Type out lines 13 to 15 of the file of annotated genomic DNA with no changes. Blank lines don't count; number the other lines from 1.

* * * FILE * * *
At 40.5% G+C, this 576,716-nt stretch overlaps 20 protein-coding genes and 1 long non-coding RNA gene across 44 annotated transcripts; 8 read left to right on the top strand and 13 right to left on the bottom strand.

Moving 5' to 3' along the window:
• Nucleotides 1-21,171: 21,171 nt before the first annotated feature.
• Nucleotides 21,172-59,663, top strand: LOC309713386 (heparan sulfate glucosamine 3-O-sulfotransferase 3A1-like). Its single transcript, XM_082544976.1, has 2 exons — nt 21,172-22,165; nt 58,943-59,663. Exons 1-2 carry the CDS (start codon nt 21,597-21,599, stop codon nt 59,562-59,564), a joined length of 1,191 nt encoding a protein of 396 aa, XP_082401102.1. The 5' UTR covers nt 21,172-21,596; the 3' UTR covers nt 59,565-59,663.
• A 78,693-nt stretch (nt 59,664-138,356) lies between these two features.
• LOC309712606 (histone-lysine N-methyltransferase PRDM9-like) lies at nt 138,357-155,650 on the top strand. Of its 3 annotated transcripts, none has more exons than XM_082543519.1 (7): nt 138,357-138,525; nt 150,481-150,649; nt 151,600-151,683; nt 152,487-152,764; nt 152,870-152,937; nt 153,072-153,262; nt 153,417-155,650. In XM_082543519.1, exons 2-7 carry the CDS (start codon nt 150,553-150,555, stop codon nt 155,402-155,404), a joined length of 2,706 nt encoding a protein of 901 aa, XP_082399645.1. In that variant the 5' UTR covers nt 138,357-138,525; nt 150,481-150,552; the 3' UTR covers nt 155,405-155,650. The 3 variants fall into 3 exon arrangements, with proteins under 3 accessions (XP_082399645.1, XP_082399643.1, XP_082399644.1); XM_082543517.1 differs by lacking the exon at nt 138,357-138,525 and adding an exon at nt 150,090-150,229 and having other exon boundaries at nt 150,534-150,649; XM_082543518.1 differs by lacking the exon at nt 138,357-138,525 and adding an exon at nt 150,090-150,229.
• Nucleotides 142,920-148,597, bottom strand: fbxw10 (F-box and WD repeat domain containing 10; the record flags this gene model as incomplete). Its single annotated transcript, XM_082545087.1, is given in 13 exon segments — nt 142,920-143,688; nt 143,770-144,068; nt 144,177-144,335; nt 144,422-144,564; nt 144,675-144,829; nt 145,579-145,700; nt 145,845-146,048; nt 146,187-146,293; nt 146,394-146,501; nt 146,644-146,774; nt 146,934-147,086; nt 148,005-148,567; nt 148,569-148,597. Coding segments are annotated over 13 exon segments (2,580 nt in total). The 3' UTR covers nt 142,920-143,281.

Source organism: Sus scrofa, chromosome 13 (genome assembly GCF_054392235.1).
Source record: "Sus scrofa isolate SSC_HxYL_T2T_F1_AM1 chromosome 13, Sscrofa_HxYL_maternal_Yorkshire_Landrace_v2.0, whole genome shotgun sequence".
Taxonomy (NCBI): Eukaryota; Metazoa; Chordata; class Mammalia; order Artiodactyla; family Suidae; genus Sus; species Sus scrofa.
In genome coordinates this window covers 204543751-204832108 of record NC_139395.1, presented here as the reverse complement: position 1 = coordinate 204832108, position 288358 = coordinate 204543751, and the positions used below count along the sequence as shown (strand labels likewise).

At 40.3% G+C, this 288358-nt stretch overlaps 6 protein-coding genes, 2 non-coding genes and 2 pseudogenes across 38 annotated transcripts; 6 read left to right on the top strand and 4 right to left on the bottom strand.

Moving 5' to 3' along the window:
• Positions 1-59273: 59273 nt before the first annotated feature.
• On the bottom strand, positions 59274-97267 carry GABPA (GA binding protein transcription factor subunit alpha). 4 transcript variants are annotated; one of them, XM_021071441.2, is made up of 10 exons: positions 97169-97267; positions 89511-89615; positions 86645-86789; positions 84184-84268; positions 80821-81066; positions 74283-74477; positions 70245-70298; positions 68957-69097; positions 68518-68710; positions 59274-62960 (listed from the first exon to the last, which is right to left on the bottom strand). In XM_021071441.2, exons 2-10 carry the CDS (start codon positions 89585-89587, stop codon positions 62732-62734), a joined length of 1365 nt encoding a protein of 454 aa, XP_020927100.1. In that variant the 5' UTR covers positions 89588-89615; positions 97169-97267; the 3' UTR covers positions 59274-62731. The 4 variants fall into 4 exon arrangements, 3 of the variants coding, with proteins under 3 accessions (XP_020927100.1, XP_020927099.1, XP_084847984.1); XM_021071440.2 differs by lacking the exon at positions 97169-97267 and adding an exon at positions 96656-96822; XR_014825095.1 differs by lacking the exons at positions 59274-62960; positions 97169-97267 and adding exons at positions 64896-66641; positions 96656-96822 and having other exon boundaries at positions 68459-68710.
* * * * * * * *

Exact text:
Moving 5' to 3' along the window:
• Positions 1-59273: 59273 nt before the first annotated feature.
• On the bottom strand, positions 59274-97267 carry GABPA (GA binding protein transcription factor subunit alpha). 4 transcript variants are annotated; one of them, XM_021071441.2, is made up of 10 exons: positions 97169-97267; positions 89511-89615; positions 86645-86789; positions 84184-84268; positions 80821-81066; positions 74283-74477; positions 70245-70298; positions 68957-69097; positions 68518-68710; positions 59274-62960 (listed from the first exon to the last, which is right to left on the bottom strand). In XM_021071441.2, exons 2-10 carry the CDS (start codon positions 89585-89587, stop codon positions 62732-62734), a joined length of 1365 nt encoding a protein of 454 aa, XP_020927100.1. In that variant the 5' UTR covers positions 89588-89615; positions 97169-97267; the 3' UTR covers positions 59274-62731. The 4 variants fall into 4 exon arrangements, 3 of the variants coding, with proteins under 3 accessions (XP_020927100.1, XP_020927099.1, XP_084847984.1); XM_021071440.2 differs by lacking the exon at positions 97169-97267 and adding an exon at positions 96656-96822; XR_014825095.1 differs by lacking the exons at positions 59274-62960; positions 97169-97267 and adding exons at positions 64896-66641; positions 96656-96822 and having other exon boundaries at positions 68459-68710.